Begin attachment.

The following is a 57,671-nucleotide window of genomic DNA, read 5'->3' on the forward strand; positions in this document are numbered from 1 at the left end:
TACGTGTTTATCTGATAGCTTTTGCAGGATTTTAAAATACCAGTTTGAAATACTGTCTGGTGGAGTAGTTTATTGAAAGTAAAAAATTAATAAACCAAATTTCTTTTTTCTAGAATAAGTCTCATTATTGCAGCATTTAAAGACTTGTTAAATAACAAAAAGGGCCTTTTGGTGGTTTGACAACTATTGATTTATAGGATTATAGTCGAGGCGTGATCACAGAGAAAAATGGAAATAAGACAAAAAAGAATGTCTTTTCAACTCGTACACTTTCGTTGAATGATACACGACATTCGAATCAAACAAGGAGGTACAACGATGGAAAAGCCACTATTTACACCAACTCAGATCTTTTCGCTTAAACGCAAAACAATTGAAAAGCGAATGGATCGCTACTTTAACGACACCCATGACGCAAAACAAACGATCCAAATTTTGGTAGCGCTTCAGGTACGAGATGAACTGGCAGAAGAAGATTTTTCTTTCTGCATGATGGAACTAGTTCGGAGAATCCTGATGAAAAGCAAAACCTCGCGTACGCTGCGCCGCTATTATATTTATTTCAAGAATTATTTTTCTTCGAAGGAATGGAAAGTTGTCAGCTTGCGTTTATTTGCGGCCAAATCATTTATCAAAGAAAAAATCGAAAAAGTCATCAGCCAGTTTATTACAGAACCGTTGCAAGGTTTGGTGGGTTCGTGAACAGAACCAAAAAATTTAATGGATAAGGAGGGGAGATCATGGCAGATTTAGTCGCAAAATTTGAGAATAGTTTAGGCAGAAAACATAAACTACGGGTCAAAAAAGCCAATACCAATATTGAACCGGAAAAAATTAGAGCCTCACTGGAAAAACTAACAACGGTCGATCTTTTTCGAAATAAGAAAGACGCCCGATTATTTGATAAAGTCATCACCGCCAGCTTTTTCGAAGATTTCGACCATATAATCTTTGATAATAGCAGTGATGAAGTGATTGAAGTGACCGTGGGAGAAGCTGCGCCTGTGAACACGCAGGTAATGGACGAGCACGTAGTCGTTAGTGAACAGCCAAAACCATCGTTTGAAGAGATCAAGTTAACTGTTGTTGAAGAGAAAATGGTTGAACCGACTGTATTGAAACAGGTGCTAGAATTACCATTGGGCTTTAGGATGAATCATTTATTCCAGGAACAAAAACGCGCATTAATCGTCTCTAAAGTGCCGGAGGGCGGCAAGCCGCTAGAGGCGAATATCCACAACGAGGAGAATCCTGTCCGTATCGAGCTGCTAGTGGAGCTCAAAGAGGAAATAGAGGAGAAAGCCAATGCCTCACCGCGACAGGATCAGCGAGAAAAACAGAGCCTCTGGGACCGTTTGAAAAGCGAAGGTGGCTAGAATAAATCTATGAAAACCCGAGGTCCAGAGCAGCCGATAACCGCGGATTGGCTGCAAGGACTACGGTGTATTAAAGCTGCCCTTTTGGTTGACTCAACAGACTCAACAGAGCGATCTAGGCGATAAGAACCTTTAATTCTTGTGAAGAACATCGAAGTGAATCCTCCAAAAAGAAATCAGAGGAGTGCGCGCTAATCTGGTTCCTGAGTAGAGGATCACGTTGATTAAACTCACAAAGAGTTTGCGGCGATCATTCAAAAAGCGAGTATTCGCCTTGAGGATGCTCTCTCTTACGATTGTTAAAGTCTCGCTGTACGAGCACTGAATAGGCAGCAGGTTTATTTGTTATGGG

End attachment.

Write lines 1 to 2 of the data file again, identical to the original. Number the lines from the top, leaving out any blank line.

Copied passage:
The following is a 57,671-nucleotide window of genomic DNA, read 5'->3' on the forward strand; positions in this document are numbered from 1 at the left end:
TACGTGTTTATCTGATAGCTTTTGCAGGATTTTAAAATACCAGTTTGAAATACTGTCTGGTGGAGTAGTTTATTGAAAGTAAAAAATTAATAAACCAAATTTCTTTTTTCTAGAATAAGTCTCATTATTGCAGCATTTAAAGACTTGTTAAATAACAAAAAGGGCCTTTTGGTGGTTTGACAACTATTGATTTATAGGATTATAGTCGAGGCGTGATCACAGAGAAAAATGGAAATAAGACAAAAAAGAATGTCTTTTCAACTCGTACACTTTCGTTGAATGATACACGACATTCGAATCAAACAAGGAGGTACAACGATGGAAAAGCCACTATTTACACCAACTCAGATCTTTTCGCTTAAACGCAAAACAATTGAAAAGCGAATGGATCGCTACTTTAACGACACCCATGACGCAAAACAAACGATCCAAATTTTGGTAGCGCTTCAGGTACGAGATGAACTGGCAGAAGAAGATTTTTCTTTCTGCATGATGGAACTAGTTCGGAGAATCCTGATGAAAAGCAAAACCTCGCGTACGCTGCGCCGCTATTATATTTATTTCAAGAATTATTTTTCTTCGAAGGAATGGAAAGTTGTCAGCTTGCGTTTATTTGCGGCCAAATCATTTATCAAAGAAAAAATCGAAAAAGTCATCAGCCAGTTTATTACAGAACCGTTGCAAGGTTTGGTGGGTTCGTGAACAGAACCAAAAAATTTAATGGATAAGGAGGGGAGATCATGGCAGATTTAGTCGCAAAATTTGAGAATAGTTTAGGCAGAAAACATAAACTACGGGTCAAAAAAGCCAATACCAATATTGAACCGGAAAAAATTAGAGCCTCACTGGAAAAACTAACAACGGTCGATCTTTTTCGAAATAAGAAAGACGCCCGATTATTTGATAAAGTCATCACCGCCAGCTTTTTCGAAGATTTCGACCATATAATCTTTGATAATAGCAGTGATGAAGTGATTGAAGTGACCGTGGGAGAAGCTGCGCCTGTGAACACGCAGGTAATGGACGAGCACGTAGTCGTTAGTGAACAGCCAAAACCATCGTTTGAAGAGATCAAGTTAACTGTTGTTGAAGAGAAAATGGTTGAACCGACTGTATTGAAACAGGTGCTAGAATTACCATTGGGCTTTAGGATGAATCATTTATTCCAGGAACAAAAACGCGCATTAATCGTCTCTAAAGTGCCGGAGGGCGGCAAGCCGCTAGAGGCGAATATCCACAACGAGGAGAATCCTGTCCGTATCGAGCTGCTAGTGGAGCTCAAAGAGGAAATAGAGGAGAAAGCCAATGCCTCACCGCGACAGGATCAGCGAGAAAAACAGAGCCTCTGGGACCGTTTGAAAAGCGAAGGTGGCTAGAATAAATCTATGAAAACCCGAGGTCCAGAGCAGCCGATAACCGCGGATTGGCTGCAAGGACTACGGTGTATTAAAGCTGCCCTTTTGGTTGACTCAACAGACTCAACAGAGCGATCTAGGCGATAAGAACCTTTAATTCTTGTGAAGAACATCGAAGTGAATCCTCCAAAAAGAAATCAGAGGAGTGCGCGCTAATCTGGTTCCTGAGTAGAGGATCACGTTGATTAAACTCACAAAGAGTTTGCGGCGATCATTCAAAAAGCGAGTATTCGCCTTGAGGATGCTCTCTCTTACGATTGTTAAAGTCTCGCTGTACGAGCACTGAATAGGCAGCAGGTTTATTTGTTATGGG